Help me pick a drive for my Drobo...

Discussion in 'Buying Tips and Advice' started by goodcow, Aug 15, 2008.

  1. TuffLuffJimmy macrumors G3

    TuffLuffJimmy

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    #2
    What are you using the drobo for (why do you need so much storage?) and what model drobo did you get?
     
  2. goodcow thread starter macrumors 6502a

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    #3
    I just bought the new FW800 Drobo.

    It'll be used as an all purpose storage vault and easy backup. Right now I have about a half dozen externals, daisy-chained on firewire, ranging from 250-750GB. The 750GB one, which has the most important data has a duplicate 750GB drive which I sync it to often.

    So the idea is to basically consolidate, forget about backing up since it'll do it for me, and have expanded storage.

    Reliability is key for me here, not so much performance.
     
  3. TuffLuffJimmy macrumors G3

    TuffLuffJimmy

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    #4
    really any of those drives will do. Are you getting four terabyte drives?
     
  4. goodcow thread starter macrumors 6502a

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    #5
    Yeah, four 1TB's.

    I like that the Seagate's have 5-year warranties over WD's 3-year. Plus, when I called both companies today with questions, Seagate had American tech support whereas WD had Indian support.

    But, NewEggers say Seagate charges $20 per drive to RMA while WD will cross-ship free.
     
  5. TuffLuffJimmy macrumors G3

    TuffLuffJimmy

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    #6
    Then it comes down to what you personally value more. The drives, most likely, will give you the same performance.

    Personally I would get two of one and two of the other. That way there is less of a chance of them all failing at the same time.
     
  6. brand macrumors 601

    brand

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    #7
    I would rethink that strategy. The Drobo does not backup your data. It protects against a single hard drive failure, if more than one drive is present, but does not backup anything.
     
  7. TuffLuffJimmy macrumors G3

    TuffLuffJimmy

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    #8
    Well it protects against data loss, which most people think is backing up. Either way it'll do what he wants.
     
  8. mrwizardno2 macrumors 6502a

    mrwizardno2

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    #9
    I would agree with Brand here. RAID != Backup

    What if a file goes corrupt? That isn't recoverable on a RAID, but would be via a backup.
     
  9. goodcow thread starter macrumors 6502a

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    #10
    Well, it is backing up.

    Although I am considering using JungleDisk and Amazon S3 for some offsite storage.
     
  10. TuffLuffJimmy macrumors G3

    TuffLuffJimmy

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    #11
    No. a drobo is for data redundancy, it is not meant for backing up.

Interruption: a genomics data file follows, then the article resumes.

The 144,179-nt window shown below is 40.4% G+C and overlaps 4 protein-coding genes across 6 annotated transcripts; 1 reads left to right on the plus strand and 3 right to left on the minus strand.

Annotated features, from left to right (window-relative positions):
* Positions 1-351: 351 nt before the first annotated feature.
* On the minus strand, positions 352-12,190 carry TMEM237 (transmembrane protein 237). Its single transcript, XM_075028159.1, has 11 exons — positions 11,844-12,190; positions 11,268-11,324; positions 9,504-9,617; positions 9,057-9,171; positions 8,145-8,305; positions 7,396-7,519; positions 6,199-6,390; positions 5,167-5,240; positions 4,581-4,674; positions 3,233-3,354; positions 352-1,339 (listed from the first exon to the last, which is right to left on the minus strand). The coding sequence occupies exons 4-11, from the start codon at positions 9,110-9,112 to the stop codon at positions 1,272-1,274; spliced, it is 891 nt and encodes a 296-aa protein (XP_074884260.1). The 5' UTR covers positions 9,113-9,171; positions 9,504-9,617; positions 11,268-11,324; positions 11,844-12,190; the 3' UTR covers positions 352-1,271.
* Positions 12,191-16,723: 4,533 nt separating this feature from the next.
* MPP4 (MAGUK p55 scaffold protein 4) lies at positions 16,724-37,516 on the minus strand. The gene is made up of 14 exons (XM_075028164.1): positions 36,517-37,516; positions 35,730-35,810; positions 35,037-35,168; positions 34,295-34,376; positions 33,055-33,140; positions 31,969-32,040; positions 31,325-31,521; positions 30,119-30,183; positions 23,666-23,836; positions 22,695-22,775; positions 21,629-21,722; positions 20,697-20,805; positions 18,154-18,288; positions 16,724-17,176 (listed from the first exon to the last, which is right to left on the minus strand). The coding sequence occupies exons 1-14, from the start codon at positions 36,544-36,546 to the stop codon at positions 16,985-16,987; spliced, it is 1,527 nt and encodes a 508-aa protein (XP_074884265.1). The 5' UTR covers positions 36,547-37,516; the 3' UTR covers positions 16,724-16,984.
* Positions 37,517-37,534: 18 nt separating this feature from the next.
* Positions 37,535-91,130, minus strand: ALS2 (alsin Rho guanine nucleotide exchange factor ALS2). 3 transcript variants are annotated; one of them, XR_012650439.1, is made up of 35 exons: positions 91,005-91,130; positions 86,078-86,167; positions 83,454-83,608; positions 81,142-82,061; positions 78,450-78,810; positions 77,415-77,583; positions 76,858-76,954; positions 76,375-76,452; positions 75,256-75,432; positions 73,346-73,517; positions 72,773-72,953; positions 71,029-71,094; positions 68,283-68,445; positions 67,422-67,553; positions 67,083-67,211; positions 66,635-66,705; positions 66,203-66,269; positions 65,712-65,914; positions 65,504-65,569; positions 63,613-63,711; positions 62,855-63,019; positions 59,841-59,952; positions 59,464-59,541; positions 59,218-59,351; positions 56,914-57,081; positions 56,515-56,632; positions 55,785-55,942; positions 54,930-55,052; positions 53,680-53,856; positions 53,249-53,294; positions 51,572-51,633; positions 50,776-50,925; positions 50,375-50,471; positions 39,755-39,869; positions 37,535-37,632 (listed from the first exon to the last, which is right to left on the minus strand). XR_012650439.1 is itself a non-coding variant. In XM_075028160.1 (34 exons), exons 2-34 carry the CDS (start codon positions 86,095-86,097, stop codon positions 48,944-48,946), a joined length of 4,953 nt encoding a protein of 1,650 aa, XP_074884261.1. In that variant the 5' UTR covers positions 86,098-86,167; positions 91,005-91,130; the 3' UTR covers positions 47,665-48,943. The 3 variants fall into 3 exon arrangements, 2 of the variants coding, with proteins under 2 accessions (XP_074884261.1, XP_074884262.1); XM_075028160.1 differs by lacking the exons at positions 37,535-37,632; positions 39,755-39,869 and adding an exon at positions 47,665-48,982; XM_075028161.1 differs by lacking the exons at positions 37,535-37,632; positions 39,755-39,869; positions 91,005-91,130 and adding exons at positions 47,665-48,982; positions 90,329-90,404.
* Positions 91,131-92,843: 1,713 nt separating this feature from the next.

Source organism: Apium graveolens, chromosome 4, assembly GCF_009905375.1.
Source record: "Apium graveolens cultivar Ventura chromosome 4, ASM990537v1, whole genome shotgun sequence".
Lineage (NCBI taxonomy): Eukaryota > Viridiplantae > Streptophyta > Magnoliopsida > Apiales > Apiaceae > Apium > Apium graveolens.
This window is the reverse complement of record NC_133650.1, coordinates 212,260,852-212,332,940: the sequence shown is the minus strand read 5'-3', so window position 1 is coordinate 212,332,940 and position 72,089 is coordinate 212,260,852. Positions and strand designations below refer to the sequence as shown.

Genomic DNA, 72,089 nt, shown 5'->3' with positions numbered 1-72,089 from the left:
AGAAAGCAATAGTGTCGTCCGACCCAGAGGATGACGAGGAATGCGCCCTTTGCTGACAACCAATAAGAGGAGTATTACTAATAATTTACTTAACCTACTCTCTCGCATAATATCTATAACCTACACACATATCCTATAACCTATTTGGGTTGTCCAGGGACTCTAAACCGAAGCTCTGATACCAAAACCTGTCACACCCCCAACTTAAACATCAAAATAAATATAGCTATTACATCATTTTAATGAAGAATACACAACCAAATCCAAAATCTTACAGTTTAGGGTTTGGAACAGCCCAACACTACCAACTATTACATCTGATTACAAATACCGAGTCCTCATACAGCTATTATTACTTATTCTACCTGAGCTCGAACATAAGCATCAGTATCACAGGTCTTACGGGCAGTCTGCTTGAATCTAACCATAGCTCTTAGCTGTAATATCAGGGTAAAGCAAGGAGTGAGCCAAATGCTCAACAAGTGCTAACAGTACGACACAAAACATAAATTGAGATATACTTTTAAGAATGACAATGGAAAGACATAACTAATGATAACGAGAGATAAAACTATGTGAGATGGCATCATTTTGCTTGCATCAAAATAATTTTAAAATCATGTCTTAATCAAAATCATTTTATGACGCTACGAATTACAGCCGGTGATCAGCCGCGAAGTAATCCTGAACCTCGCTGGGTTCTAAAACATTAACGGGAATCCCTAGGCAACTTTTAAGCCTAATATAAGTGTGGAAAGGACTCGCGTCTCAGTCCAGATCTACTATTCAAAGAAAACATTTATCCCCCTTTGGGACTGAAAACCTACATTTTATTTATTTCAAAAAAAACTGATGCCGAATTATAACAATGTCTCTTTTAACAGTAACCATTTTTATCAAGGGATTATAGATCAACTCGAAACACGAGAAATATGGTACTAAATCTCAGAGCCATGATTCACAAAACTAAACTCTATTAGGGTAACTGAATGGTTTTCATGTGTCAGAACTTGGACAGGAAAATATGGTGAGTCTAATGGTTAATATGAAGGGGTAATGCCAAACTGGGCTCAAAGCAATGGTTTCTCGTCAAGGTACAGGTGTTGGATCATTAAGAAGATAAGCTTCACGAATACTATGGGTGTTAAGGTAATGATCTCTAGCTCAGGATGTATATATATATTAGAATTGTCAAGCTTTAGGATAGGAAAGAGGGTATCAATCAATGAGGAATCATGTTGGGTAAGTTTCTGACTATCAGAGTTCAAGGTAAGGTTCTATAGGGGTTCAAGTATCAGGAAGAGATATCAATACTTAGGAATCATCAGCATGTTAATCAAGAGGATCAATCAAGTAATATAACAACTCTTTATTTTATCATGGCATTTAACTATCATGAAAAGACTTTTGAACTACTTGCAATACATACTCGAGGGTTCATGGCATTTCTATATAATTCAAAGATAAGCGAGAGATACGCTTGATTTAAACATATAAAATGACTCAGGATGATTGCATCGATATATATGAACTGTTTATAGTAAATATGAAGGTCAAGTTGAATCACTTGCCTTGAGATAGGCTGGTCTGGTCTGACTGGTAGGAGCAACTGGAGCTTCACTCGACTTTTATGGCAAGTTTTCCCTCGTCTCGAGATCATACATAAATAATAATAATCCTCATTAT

11. mrwizardno2 macrumors 6502a

    mrwizardno2

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    #12
    It really isn't, though. Are you saying you will have copies of the files on the drobo elsewhere, as well? Just because that data is "raid"ed for lack of a better word, doesn't mean it is redundant. A backup, or second copy would be redundant. I think you know what you want, and I don't think redundancy is on that list, correct? You just want a relatively safe means of pooled storage all in one spot?
     
  12. TuffLuffJimmy macrumors G3

    TuffLuffJimmy

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    #13
    This is a little off topic, but why is Drobo not considered RAID?

    It seems like it fits with "Redundant Array of Independent Disks"
     
  13. goodcow thread starter macrumors 6502a

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    #14
    I understand what you guys are saying and I'm aware of that.

    But I'm not a corporation or business with tape drive backups that rotates them offsite on a regular basis.

    For the vast majority of people who just want their data at home safe, then data redundancy (i.e. RAID) = "backed up." Especially at a volume of 2.7TB (after redundancy) where secondary optical backups are impractical and even if I had a second physical Drobo, it still wouldn't keep my data safe if there were say, a fire. But again, I don't have the resources to keep all this data in a second complete copy elsewhere like a corporation.
     
  14. EricNau Moderator emeritus

    EricNau

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    #15
    It can be used, with time machine or another piece of software, in order to redundantly store a system backup, if that's what you're looking for.
     
  15. mrwizardno2 macrumors 6502a

    mrwizardno2

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    #16
    I think it actually is RAID. But what we're talking about is the redundancy of the data on the disk. Say we have an ISO of a dvd on a RAID - it is either striped / spanned / mirrored on the raid. It exists 1 time on the raid.

    On a backup, we have 2 instances. One on the storage medium used for read / write. The other on the backup medium meant for archival / disaster purposes.

    A raid really should never be considered a "backup" of anything.


    EDIT: I get what you are saying. backup = good enough. :)
     
  16. goodcow thread starter macrumors 6502a

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    #17
    Can we please go back to debating the pros/cons of the two drives I've selected? :p
     
  17. johnny10 macrumors newbie

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    Aug 17, 2008
    #18
  18. Lougle macrumors member

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